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Profiles in Disinformation By: Thomas Patrick Carroll
FrontPageMagazine.com | Tuesday, August 31, 2004


It’s always fun to watch national politicos as they courageously attack errors and injustices that no sane person would ever defend in the first place.

Case in point is Congresswoman Nancy Pelosi (D - San Francisco) and her hallucinations about racial and religious profiling in the war against militant Islam. Just as children play with imaginary friends, Nancy Pelosi battles imaginary opponents.

Last month the fantasy combat was in full swing, as Pelosi spoke at an event sponsored by the Council on American-Islamic Relations (CAIR). In her address, she railed against the alleged racial and religious profiling of Muslims in America, chanting the usual incantations about John Ashcroft and the ‘fundamental denial of due process,’ exhorting her listeners to ‘correct the Patriot Act’ and save liberal democracy.

Of course, all her chatter about ethnic and religious profiling had little to do with reality. Nobody who knows anything about counterterrorism would ever advocate profiling based on racial, ethnic, or religious criteria. And when American leaders like Pelosi speak as though genuine profiling might involve such ridiculous categories, needless doubt is cast on one of law enforcement’s most effective weapons against terrorism.

In the war on radical Islam, intelligence and law enforcement officials often extol the virtues of profiling. But when they do, they aren’t talking about race, religion, or ethnicity.

On the one hand, these categories are far too broad. The world has 1.3 billion Muslims, while the terrorists who can do us harm number somewhere in the thousands. You don’t need a PhD in statistics to see that the most useless counterterrorism advice you can give a police officer is, “Watch out for Muslims.”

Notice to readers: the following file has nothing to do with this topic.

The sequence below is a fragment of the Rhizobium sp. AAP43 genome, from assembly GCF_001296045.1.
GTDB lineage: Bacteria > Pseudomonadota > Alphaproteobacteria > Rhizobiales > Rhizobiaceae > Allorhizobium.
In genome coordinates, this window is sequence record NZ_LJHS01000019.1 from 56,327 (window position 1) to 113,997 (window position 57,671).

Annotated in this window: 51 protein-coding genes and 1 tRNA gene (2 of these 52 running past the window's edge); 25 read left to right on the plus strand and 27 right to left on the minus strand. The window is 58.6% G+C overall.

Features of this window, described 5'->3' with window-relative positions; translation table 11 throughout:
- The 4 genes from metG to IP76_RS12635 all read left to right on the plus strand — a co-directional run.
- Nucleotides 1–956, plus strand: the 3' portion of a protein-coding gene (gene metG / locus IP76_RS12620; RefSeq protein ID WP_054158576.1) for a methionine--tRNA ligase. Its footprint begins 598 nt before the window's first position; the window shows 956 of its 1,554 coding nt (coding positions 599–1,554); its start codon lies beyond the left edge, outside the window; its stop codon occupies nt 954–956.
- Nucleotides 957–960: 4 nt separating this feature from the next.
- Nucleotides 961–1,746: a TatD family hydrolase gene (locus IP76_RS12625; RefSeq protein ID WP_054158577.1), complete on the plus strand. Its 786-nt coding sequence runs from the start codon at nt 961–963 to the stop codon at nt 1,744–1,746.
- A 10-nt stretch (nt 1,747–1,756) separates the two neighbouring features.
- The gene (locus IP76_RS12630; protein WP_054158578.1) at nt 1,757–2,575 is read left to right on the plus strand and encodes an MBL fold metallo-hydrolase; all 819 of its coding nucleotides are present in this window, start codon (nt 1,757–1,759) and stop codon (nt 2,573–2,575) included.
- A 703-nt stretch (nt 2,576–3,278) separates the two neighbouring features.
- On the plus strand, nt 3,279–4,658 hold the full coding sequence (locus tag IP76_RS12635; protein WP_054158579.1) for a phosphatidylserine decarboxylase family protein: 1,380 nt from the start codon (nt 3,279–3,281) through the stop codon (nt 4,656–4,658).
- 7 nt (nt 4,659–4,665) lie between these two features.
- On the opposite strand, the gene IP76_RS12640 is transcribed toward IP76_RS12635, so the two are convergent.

At the same time, race and ethnicity are also too narrow. We would be foolish to tell Customs agents to be on guard against Arabs, when al Qaeda and its allies include nationalities from every continent, latitude, and language group, from blond Chechens to black Tanzanians, from East Asians to South Americans to Central Europeans. Even small, indigenous terrorist groups can surprise you with their ‘diversity’. Take Aum Shinrikyo, the weird Japanese religious cult that released sarin gas in a Tokyo subway back in 1995. Even though its beliefs were centered on Japan and Japanese destiny, Aum Shinrikyo still managed to inspire a band of Russian crackpots.

And it is not as though Islamic terrorists don’t read the newspapers. They know Westerners reflexively associate them with the Arab world, and they are taking advantage of that. In the United States, the FBI believes al Qaeda may be using operatives from Chechnya, Bosnia, and Western Europe, precisely because so many Americans picture an ‘Islamic terrorist’ as a Gulf Arab in a burnoose.[1] And earlier this month, authorities in Britain arrested and deported two men suspected of casing the Prime Minister’s residence on behalf of al Qaeda. The two were Lithuanians, which is just about as northern European as you can get.[2]